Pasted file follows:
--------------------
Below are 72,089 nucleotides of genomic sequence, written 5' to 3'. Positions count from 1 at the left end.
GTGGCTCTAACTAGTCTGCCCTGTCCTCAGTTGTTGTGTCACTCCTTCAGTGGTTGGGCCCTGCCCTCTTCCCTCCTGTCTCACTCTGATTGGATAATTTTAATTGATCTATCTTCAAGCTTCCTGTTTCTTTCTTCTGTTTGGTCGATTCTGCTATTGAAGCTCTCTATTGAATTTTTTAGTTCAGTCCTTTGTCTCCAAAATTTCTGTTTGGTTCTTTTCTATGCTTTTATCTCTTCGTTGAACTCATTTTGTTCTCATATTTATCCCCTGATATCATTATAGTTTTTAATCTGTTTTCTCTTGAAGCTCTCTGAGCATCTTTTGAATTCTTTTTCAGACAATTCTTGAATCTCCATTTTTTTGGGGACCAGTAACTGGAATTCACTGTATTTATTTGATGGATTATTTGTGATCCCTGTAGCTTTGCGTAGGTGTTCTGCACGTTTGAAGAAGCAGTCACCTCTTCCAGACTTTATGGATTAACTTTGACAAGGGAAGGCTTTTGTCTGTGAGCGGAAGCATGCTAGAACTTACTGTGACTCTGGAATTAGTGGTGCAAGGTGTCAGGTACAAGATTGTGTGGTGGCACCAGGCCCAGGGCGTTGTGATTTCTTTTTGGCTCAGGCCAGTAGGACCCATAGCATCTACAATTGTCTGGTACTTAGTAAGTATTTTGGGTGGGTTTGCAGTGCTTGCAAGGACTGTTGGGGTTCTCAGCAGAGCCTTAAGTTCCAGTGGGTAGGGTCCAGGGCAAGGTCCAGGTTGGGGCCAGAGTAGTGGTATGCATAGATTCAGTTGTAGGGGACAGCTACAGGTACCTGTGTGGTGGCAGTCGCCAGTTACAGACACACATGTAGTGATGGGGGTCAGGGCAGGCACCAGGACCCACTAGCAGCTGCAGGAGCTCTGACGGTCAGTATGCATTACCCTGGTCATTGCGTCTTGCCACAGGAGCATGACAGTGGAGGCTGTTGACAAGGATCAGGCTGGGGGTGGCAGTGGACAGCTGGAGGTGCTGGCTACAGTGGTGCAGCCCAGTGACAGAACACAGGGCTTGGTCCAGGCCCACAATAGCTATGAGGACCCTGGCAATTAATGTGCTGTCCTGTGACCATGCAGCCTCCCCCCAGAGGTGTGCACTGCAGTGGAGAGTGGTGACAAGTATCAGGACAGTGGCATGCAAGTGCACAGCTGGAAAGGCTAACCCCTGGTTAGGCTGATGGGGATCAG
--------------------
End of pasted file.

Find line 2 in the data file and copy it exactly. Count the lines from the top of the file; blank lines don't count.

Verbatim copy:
GTGGCTCTAACTAGTCTGCCCTGTCCTCAGTTGTTGTGTCACTCCTTCAGTGGTTGGGCCCTGCCCTCTTCCCTCCTGTCTCACTCTGATTGGATAATTTTAATTGATCTATCTTCAAGCTTCCTGTTTCTTTCTTCTGTTTGGTCGATTCTGCTATTGAAGCTCTCTATTGAATTTTTTAGTTCAGTCCTTTGTCTCCAAAATTTCTGTTTGGTTCTTTTCTATGCTTTTATCTCTTCGTTGAACTCATTTTGTTCTCATATTTATCCCCTGATATCATTATAGTTTTTAATCTGTTTTCTCTTGAAGCTCTCTGAGCATCTTTTGAATTCTTTTTCAGACAATTCTTGAATCTCCATTTTTTTGGGGACCAGTAACTGGAATTCACTGTATTTATTTGATGGATTATTTGTGATCCCTGTAGCTTTGCGTAGGTGTTCTGCACGTTTGAAGAAGCAGTCACCTCTTCCAGACTTTATGGATTAACTTTGACAAGGGAAGGCTTTTGTCTGTGAGCGGAAGCATGCTAGAACTTACTGTGACTCTGGAATTAGTGGTGCAAGGTGTCAGGTACAAGATTGTGTGGTGGCACCAGGCCCAGGGCGTTGTGATTTCTTTTTGGCTCAGGCCAGTAGGACCCATAGCATCTACAATTGTCTGGTACTTAGTAAGTATTTTGGGTGGGTTTGCAGTGCTTGCAAGGACTGTTGGGGTTCTCAGCAGAGCCTTAAGTTCCAGTGGGTAGGGTCCAGGGCAAGGTCCAGGTTGGGGCCAGAGTAGTGGTATGCATAGATTCAGTTGTAGGGGACAGCTACAGGTACCTGTGTGGTGGCAGTCGCCAGTTACAGACACACATGTAGTGATGGGGGTCAGGGCAGGCACCAGGACCCACTAGCAGCTGCAGGAGCTCTGACGGTCAGTATGCATTACCCTGGTCATTGCGTCTTGCCACAGGAGCATGACAGTGGAGGCTGTTGACAAGGATCAGGCTGGGGGTGGCAGTGGACAGCTGGAGGTGCTGGCTACAGTGGTGCAGCCCAGTGACAGAACACAGGGCTTGGTCCAGGCCCACAATAGCTATGAGGACCCTGGCAATTAATGTGCTGTCCTGTGACCATGCAGCCTCCCCCCAGAGGTGTGCACTGCAGTGGAGAGTGGTGACAAGTATCAGGACAGTGGCATGCAAGTGCACAGCTGGAAAGGCTAACCCCTGGTTAGGCTGATGGGGATCAG